Lutz Braun at Jahn und Jahn

Artist: Lutz Braun

Exhibition title: Im Licht der gehemmten und geleugneten Möglichkeiten

Venue: Jahn und Jahn, Munich, Germany

Date: July 5 – August 9, 2019

Photography: all images copyright and courtesy of the artist and Jahn und Jahn, Munich

When standing in Lutz Braun’s current solo show at Jahn und Jahn, both the image on his invitation card and the rather awkward title “Im Licht der gehemmten und geleugneten Möglichkeiten (In the light of arrested and denied possibilities)” feel misleading. But the suggestiveness of the image is not diminished by this, in fact the opposite occurs. It corresponds to a painting called Wolfsburg, recently made by Braun for the exhibition. This paining – a large, horizontal piece – presents a kind of puzzle which, in terms of form and content, can be understood firstly as following the tradition of the allegorical and, specifically, the emblematic. Secondly, according to the artist, this is an attempt at ‘political art’. Braun noted that the ‘political’ aspect could have dominated the exhibition and almost became its agenda.

In this painting, mystery, dissolution and the purpose of the whole enterprise seem to exist in a precarious relationship with one another. A stylized, yet clearly discernable painterly impression of the 1938 Wolfsburg Volkswagen factory, which has since become iconic, forms the head of a monumental wolf cowering from the right into the picture. It supports its brick-faced concrete and thus weighty head on a furry paw, which appears to show a protective or territorial gesture. The wolf’s large, staring blue eye is perfect here: hinting towards the famous company logo, which had to be urgently redesigned and is currently being reintroduced – objective: regain trust, no graphic frills. Meanwhile, the left paw lies parallel to what in the reality of Wolfsburg’s topography would be the Middleland Canal, lined with tracks, fences, and bad art.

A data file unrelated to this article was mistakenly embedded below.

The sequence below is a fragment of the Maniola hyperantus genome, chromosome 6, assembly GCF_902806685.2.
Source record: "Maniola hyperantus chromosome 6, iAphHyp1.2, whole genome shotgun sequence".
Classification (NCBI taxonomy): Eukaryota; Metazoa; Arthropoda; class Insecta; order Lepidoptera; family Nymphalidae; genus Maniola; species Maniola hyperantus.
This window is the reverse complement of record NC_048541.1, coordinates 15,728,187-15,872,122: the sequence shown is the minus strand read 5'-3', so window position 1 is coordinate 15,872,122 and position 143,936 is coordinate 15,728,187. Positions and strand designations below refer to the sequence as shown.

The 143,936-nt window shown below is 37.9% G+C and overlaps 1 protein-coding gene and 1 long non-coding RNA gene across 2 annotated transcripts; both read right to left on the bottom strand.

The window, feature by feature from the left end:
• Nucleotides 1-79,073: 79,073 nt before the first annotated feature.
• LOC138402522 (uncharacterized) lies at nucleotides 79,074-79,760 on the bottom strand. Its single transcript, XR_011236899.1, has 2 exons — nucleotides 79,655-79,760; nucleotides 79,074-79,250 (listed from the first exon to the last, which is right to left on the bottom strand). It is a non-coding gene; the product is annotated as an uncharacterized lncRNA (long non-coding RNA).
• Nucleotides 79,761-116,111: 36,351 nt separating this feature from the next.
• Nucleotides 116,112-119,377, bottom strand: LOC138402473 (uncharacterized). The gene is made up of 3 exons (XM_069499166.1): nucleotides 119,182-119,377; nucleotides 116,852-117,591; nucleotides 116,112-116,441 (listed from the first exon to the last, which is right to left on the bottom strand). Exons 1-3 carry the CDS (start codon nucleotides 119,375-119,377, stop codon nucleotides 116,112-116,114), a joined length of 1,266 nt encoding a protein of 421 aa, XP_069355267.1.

The paw lies there so lifelessly that the fatigue it expresses is literally transferred to the painting to such an extent that by the middle of the wolf’s leg, painting stops and primed canvas is visible. In his composition, Braun isolates the car factory-cum-mammal with its characteristic, exaggerated smoking chimney from its environment and pushes it into the distance. In this way, we can study the VW-wolf-mutant from a safe distance as an image. We are not required to endure it as an nuisance made of brick, cement, and capitalist hubris that lingers on for minutes, like the passengers on the train from Berlin to Hanover regularly have to do, whether they like it or not.

The exhibition title – as Braun has explicitly pointed out – is a quote or rather a snippet from Herbert Marcuse’s classic One-Dimensional Man, first published in German in 1967. Marcuse, who is in fact a critical theorist, is in no danger of becoming popular, particularly not as a result of those looking to intellectually embellish their artistic projects. However, when art does turn to philosophy to add momentum, it is never without risk.